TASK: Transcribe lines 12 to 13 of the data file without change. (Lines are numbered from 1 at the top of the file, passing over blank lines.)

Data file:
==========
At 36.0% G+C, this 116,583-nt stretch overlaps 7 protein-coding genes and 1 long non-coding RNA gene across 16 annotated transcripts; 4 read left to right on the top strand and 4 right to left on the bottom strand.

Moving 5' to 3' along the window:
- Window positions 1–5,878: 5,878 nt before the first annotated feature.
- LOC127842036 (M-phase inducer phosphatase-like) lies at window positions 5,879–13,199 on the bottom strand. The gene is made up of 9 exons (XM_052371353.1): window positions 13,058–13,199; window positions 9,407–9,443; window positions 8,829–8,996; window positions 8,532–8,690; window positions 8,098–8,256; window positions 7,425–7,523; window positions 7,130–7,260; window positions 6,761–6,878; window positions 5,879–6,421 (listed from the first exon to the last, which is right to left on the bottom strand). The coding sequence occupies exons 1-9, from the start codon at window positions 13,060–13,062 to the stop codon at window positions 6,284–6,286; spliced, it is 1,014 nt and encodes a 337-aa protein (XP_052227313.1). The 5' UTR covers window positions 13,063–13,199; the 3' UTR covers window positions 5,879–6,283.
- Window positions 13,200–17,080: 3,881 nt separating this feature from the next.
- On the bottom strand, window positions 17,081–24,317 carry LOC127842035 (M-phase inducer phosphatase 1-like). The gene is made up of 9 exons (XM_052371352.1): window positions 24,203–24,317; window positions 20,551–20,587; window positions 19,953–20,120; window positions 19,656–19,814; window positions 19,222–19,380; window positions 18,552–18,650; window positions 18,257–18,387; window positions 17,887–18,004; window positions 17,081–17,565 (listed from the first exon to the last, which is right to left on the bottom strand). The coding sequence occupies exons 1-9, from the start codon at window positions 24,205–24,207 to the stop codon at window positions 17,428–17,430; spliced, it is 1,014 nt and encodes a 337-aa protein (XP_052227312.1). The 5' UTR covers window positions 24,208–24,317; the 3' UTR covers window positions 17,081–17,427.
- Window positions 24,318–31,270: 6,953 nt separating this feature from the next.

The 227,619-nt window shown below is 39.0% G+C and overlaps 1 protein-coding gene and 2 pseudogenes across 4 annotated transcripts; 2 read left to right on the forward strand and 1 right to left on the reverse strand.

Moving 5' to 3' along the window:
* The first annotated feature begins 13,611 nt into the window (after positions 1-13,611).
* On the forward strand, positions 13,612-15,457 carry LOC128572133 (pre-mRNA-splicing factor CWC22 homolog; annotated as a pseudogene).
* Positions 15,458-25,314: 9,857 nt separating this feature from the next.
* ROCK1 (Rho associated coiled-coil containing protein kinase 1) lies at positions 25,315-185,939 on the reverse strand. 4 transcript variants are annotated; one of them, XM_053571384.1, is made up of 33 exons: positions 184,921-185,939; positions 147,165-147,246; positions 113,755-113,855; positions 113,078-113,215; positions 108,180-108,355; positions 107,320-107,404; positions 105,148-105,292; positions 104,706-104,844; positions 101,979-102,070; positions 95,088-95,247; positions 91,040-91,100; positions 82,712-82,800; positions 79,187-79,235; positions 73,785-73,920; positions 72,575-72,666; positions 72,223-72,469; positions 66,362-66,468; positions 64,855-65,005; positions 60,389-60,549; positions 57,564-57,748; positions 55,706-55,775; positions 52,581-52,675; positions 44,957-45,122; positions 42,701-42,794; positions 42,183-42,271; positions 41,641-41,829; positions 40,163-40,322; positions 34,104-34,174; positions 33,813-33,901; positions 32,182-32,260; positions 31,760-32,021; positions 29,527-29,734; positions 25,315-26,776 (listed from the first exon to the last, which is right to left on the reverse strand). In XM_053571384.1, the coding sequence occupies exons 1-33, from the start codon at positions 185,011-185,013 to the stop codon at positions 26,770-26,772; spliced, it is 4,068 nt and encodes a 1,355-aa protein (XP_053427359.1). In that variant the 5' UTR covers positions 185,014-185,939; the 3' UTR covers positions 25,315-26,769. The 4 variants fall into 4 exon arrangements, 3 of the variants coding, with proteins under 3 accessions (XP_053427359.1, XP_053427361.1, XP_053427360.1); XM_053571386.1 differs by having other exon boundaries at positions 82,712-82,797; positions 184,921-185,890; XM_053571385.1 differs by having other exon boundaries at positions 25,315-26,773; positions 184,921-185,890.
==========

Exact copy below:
* Positions 15,458-25,314: 9,857 nt separating this feature from the next.
* ROCK1 (Rho associated coiled-coil containing protein kinase 1) lies at positions 25,315-185,939 on the reverse strand. 4 transcript variants are annotated; one of them, XM_053571384.1, is made up of 33 exons: positions 184,921-185,939; positions 147,165-147,246; positions 113,755-113,855; positions 113,078-113,215; positions 108,180-108,355; positions 107,320-107,404; positions 105,148-105,292; positions 104,706-104,844; positions 101,979-102,070; positions 95,088-95,247; positions 91,040-91,100; positions 82,712-82,800; positions 79,187-79,235; positions 73,785-73,920; positions 72,575-72,666; positions 72,223-72,469; positions 66,362-66,468; positions 64,855-65,005; positions 60,389-60,549; positions 57,564-57,748; positions 55,706-55,775; positions 52,581-52,675; positions 44,957-45,122; positions 42,701-42,794; positions 42,183-42,271; positions 41,641-41,829; positions 40,163-40,322; positions 34,104-34,174; positions 33,813-33,901; positions 32,182-32,260; positions 31,760-32,021; positions 29,527-29,734; positions 25,315-26,776 (listed from the first exon to the last, which is right to left on the reverse strand). In XM_053571384.1, the coding sequence occupies exons 1-33, from the start codon at positions 185,011-185,013 to the stop codon at positions 26,770-26,772; spliced, it is 4,068 nt and encodes a 1,355-aa protein (XP_053427359.1). In that variant the 5' UTR covers positions 185,014-185,939; the 3' UTR covers positions 25,315-26,769. The 4 variants fall into 4 exon arrangements, 3 of the variants coding, with proteins under 3 accessions (XP_053427359.1, XP_053427361.1, XP_053427360.1); XM_053571386.1 differs by having other exon boundaries at positions 82,712-82,797; positions 184,921-185,890; XM_053571385.1 differs by having other exon boundaries at positions 25,315-26,773; positions 184,921-185,890.